I have nothing to say, but a blog without words is a canvas with no paint.
Blog. Such a science-fictiony word. Tell me if it doesn’t suggest something you
wouldn’t want to fall into, eat, or sleep with. We know what it is, right? Well, I wanted a
real definition, being enamored of dictionaries and encyclopedias. These books made
with paper and leather were my generation’s reference media decades before
computers on a desk or in the palm of a hand. I found that most definitions of blog were
fairly similar. The one I like best, I came upon while searching online. Credit Artem
Minaev, on whose blog site I discovered it. 1 He writes:
A blog (a shortened version of “weblog”) is an online journal or informational website displaying information in reverse chronological order, with the latest posts appearing first, at the top. It is a platform where a writer or a group of writers share their views on an individual subject.
Thank you, Mr. Minaev. It makes me smile to think that the connections we make
via the internet can lead us to friendship, exhaustive (sometimes exhausting) reservoirs
of knowledge, and discoveries we didn’t know we were seeking. Right now, instead of
soaking myself in the comfort of an informative and welcome tidbit, I intended to soak
myself in late afternoon sunshine during a long, productive walk. The day has gone all
pouty, from intense heat to serious rain. The exercise I looked to for my physical and
mental health is snatched from me, given me to think what compensation I can make.
This brings me to two points. Let’s take them in order. The first is that whether
frazzled by heat, rendered stiff by cold, or unwilling to risk washing away in the deluge,
you find your creative energy is nowhere. You knock on the door of your brain. In my
case, that means throwing my hands in the air and letting out a ladylike scream (which
modified tantrum considers the response a full-throated holler might evoke from my
husband and the tourists). My being blocked does not entitle me to act like a blockhead.
The thing is, walking is what unblocks me more than anything except swimming
and dancing. I carry a cell phone during a walk, so it’s easy to jot a reminder to self if an
idea occurs, but that’s dicey while dancing and screwy while swimming. Note the
obvious: walking, dancing, and swimming are activities that require the burning of
physical energy, which produces endorphins. It’s fairly common knowledge that
endorphins are feel-good hormones. These are released during a number of activities,
especially exercise that induces perspiration and deeper breathing. Beyond positive
feelings, exercise provides an increased supply of oxygen to the brain. This contributes
to more restful sleep and clearer thinking.
When you are awake and engaged in vigorous exercise, a small biomolecule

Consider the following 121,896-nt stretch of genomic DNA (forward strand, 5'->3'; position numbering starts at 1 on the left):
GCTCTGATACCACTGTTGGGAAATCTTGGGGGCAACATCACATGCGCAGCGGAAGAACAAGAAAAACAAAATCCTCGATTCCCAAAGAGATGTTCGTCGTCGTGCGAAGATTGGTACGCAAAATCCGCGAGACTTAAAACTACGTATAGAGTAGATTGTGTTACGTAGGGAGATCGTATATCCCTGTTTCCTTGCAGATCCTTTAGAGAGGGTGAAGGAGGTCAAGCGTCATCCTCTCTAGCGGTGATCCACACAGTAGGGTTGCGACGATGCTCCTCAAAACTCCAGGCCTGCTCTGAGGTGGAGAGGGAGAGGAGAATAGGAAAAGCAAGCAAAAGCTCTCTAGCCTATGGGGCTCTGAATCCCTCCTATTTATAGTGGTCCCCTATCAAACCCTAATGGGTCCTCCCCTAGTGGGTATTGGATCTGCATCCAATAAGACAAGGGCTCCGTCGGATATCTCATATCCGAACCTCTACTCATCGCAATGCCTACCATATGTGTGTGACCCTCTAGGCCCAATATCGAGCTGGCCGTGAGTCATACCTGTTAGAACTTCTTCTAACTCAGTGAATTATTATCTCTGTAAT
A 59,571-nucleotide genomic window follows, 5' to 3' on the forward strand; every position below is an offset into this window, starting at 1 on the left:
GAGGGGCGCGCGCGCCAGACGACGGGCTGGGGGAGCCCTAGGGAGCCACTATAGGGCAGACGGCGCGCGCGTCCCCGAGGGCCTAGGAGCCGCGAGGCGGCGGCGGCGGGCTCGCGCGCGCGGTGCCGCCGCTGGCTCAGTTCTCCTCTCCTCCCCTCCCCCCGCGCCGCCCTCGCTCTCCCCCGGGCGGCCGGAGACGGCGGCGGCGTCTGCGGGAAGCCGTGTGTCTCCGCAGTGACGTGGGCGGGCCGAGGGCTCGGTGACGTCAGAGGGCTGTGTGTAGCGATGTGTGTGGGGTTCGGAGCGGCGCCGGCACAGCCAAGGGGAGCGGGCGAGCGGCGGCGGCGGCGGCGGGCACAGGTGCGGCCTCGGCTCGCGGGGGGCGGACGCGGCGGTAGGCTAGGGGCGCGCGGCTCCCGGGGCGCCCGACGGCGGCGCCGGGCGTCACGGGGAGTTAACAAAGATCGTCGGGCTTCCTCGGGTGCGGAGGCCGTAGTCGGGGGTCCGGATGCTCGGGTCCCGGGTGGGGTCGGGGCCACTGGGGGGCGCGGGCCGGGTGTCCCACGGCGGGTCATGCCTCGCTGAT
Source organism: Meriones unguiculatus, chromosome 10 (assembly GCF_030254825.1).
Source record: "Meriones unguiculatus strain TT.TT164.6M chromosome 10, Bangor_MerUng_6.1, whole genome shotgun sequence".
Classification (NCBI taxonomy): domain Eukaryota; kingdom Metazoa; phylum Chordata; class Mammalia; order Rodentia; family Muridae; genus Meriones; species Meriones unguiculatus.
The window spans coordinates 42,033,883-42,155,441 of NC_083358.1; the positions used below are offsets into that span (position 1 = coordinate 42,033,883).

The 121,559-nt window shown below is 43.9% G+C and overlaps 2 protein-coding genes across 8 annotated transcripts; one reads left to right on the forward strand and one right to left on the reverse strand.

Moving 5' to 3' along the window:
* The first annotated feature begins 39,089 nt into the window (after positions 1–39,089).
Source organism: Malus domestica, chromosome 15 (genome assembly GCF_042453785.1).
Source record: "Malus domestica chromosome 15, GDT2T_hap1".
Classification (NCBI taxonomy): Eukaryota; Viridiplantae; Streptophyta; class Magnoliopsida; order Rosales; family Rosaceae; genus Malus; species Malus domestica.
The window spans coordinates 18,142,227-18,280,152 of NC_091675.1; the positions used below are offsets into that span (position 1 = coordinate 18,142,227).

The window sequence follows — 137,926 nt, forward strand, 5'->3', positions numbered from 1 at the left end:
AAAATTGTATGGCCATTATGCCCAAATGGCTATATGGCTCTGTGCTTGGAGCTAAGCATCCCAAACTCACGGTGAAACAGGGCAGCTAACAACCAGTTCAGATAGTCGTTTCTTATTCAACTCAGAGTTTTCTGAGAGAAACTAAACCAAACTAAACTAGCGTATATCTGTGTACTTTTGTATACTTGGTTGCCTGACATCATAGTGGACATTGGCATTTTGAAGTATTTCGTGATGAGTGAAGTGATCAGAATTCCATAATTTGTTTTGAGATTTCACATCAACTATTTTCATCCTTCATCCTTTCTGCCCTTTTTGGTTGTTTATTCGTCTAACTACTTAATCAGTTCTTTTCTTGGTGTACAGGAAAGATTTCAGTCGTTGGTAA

called brain-derived neurotrophic factor (BDNF) is expressed in the brain. In my
experience, this “flood” helps to elevate mood and my cognitive ability. I think my
waking (conscious) brain communicates with my sleeping (unconscious) brain. Elaine
K. Howley, in an article written for www.usms.org/, writes:
Short for brain-derived neurotrophic factor, BDNF is a protein generated in your brain that can help repair cells and support the growth of new ones. Long gone is the idea that we’re born with all the brain cells we’ll ever possess. It turns out that humans can generate new ones as adults. But it seems we have to work at it. The science is still evolving, but it appears that BDNF supports the maintenance of cells in your brain and can be generated during vigorous physical activity. John Ratey, a Harvard psychiatrist and author of “Spark: The Revolutionary New Science of Exercise and the Brain,” has described BDNF as being like “Miracle-Gro for your brain.” 2
There is a goodly amount of information about this, if you are stoked and want to
further study it, which is what scientists the world over are still doing. It’s reasonable to
deduce that what’s good for both your brain and body powers must be a boon for your
creative powers as well.
I’m hungry, so let’s wrap this up, shall we? Recall, I mentioned two points. . If,
despite all your best efforts and practices, your creativity remains in a stupor, DO
SOMETHING ELSE. Wash the dog, your car, the floor, your hair. Write a letter to mum
or your patient best friend. Paint a wall a daring color. Blow bubbles from a perch in a
tree. Stand in front of a mirror and let fly with criticisms of everything you dislike (this
might give rise to hysterical laughter, which also steps up the endorphins). Dead-head
the flowers in your neighbor’s garden. 3 Sit in a tub of ice cubes. Make a list of all the
things you could do during your stuck time. It might be so long that by the time you
finish it, your malaise will have shrunk to a memory.
If all else fails, write about malaise. Please, let me know what happens.
1 https://firstsiteguide.com/what-is-blog, updated June 17, 2022
3 You might want to ask first, in case your neighbor is a curmudgeon.